It speaks to us, too. It is intending to educate us and we are so busy making fun of the “mother earth hippies” and mowing it over for profit that we can’t hear its lessons. Every time I walk out into the woods, I feel like I’m on the verge of discovery, but I can’t figure out if that’s discovery of self, of some “beyond” or simply a re-centering that balances the two. These classes spoke to the mindfulness that I have been seeking in all aspects of my life. And it’s almost like role-reversal. In the garden, I am the steward. And in the woods, I am the child waiting for the lesson to be whispered to me. 

Wednesday, February 22, 2012

Blank Slate

A blank slate. That’s how every page starts. Sometimes I think I’d rather leave a page blank than start blotching it with imperfection – I have always struggled with the idea that my potential is greater than my reality. That’s also why I haven’t necessarily written for my blog since, ohhh, November. It’s been four months since you’ve heard from me…or since I’ve heard from me, really.

Avocados and Aspirations (side note: I thank all you jerks who failed to point out to me that this aspiring writer’s blog TITLE was spelled wrong for its first 6 months of its life) was created as my Mexico blog. And now that chapter has ended. I like to think of it as a cliffhanger – I left before I was ready and consequently must go back to finish the story. Life here constantly reminds me of the life I left behind. I am living a double life of building community in Asheville, NC while daydreaming about sitting beside my failed attempt at a rooftop garden. It’s almost like getting over a bad breakup – every day I can still smell the bakeries and the burning garbage and hear the gas vendors’ stupid jingle, but every day it gets a little easier to wake up and live in the present. This new chapter was sort of like a blank slate, and I didn’t know where to start chiseling. It was almost as if I stopped writing for my blog, I could always come back to it again and pick up where I’d left off – in Mexico.

Do you think it’s just that I idealize wherever I’m not? Can it be that I’ve forgotten the corruption, the misogyny, the trash, the loneliness all in favor of placing the adventure on a pedestal?   Perhaps. But I’ve always been an idealist and a daydreamer and I don’t think that will ever change.  And more than that, something about that land and those people spoke to my soul. It was like coming home in a foreign body and I fell in love with the world all over again.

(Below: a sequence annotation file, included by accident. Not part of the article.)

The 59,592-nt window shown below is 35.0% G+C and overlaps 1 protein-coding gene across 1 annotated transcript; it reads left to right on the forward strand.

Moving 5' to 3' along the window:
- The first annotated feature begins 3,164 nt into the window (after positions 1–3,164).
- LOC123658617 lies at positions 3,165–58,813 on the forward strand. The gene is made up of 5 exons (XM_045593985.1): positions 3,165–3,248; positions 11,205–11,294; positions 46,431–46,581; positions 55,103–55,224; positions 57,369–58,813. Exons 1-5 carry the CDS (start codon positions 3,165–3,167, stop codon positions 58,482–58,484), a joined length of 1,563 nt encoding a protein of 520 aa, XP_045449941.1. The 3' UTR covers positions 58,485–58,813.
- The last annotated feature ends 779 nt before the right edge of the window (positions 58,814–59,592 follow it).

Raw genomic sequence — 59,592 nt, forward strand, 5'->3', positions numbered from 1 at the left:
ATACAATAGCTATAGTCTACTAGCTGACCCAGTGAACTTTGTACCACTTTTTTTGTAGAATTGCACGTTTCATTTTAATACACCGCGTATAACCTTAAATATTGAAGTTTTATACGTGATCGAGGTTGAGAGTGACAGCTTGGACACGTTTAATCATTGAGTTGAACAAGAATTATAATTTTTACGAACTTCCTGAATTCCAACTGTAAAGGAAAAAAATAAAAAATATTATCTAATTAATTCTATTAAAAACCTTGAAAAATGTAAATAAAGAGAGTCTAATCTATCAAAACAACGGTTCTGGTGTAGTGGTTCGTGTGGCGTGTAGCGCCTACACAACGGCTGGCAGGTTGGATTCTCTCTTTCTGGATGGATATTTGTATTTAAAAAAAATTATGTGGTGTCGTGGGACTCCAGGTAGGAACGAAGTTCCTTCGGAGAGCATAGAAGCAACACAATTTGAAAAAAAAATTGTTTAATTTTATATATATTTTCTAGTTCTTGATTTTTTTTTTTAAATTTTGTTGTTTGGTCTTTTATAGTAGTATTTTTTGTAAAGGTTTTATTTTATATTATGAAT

So. Here I am. Welcomed back to this home… for now. And I’m already starting the next adventure. After years of transiency, I am officially moved out of my parents’ basement. I mean, we will overlook the storage closet and garage, but I felt better trying to define what it means to be “officially out” when my friend told me that her mom still calls her 40-year-old brother trying to get him to clear shit out. But for the sake of argument and because, well, it’s my blog and I can say what I want, I’m out. I just moved in to a 3br/1ba in the West (the funky) side of town. There are so many hipsters that the air is just polluted with irony. And while I don’t tout thick-rimmed glasses and my low-tops are geriatric in nature, I still feel like I’m settling into the groove of being a West Ashevillian rather nicely. I have two fantastic roommates. One is a mediator whom I met through ultimate Frisbee, and the other came with the house – she’s a cupcake extraordinaire and a badass rock climber. We balance one another out quite nicely, and all LOVE to communicate. But there has been more cookie dough and glitter in this house in the last week than all of my Valentine’s Days combined. So I’m trying to get used to that (and either develop extreme willpower (not likely) or find 3 sports to compensate).

I am starting a business. It’s called WinnersWords (I’ll let you know when the site is officially up and running) and I am offering services of content writing for sustainable and socially-conscious business and non-profits. I’ll write their blogs, articles, print and social media content, etc. I actually started this through blogging with Community Links International  in Mexico and enjoyed it so much, that I realized I wanted to share everyone’s stories. Plus, it gets me involved in as many things as possible but participating through one specific medium to improve their outreach. I wind up getting my fingers in a bunch of honey pots without getting overwhelmed. I’m loving the process and berating myself for not taking any business classes in college. How is it possible that I am the only Jew in my family who considers putting certain wads of money in different parts of your sock drawer an acceptable means of money management?  The rest of them are financial planners, tax representatives, book keepers, accounting professors, etc. Sooo, I have a steep learning curve ahead, but I get bored when I’m not challenging myself.

Finally, I am starting a new part-time job tomorrow. I’ll be working with an amazing mentor of mine, Althea Gonzalez, as an administrative assistant at Hispanics in Philanthropy. So I get to learn from her every day, speak Spanish, network with (and fingers crossed, eventually write for) Latino NGOs and communities and get out of the house for a bit each week to do good work. Awesome.

I know that I really want to go back to Mexico – to continue in the same field to develop sustainable communities and connect travelers to new experiences and perspectives.  I’m so grateful for the opportunity I had with CLI and the path it cleared for me. But I just have to remember to be patient and that I’m on this path for a reason. From the roots I’m digging here will bud new lessons that will prepare me for what’s down the road. As I reread this, it’s dawning on me that perhaps that metaphor of a blank slate and unblemished potential that I have always used isn’t necessarily accurate – you get to the blank slate, the fresh page, on a trail tainted by blood, sweat, tears, cow shit, litter, spilled ink, worn down patches of grass from others who’ve already beaten down this path. So the inaccessible potential is a fa├žade we create to cater to our insecurities and call it quits before we even start. Damn - that’s a pretty solid breakthrough for 10:09 in the morning. I’m already feeling more confident about the day. Maybe I’ll call it a success and go back to bed until tomorrow.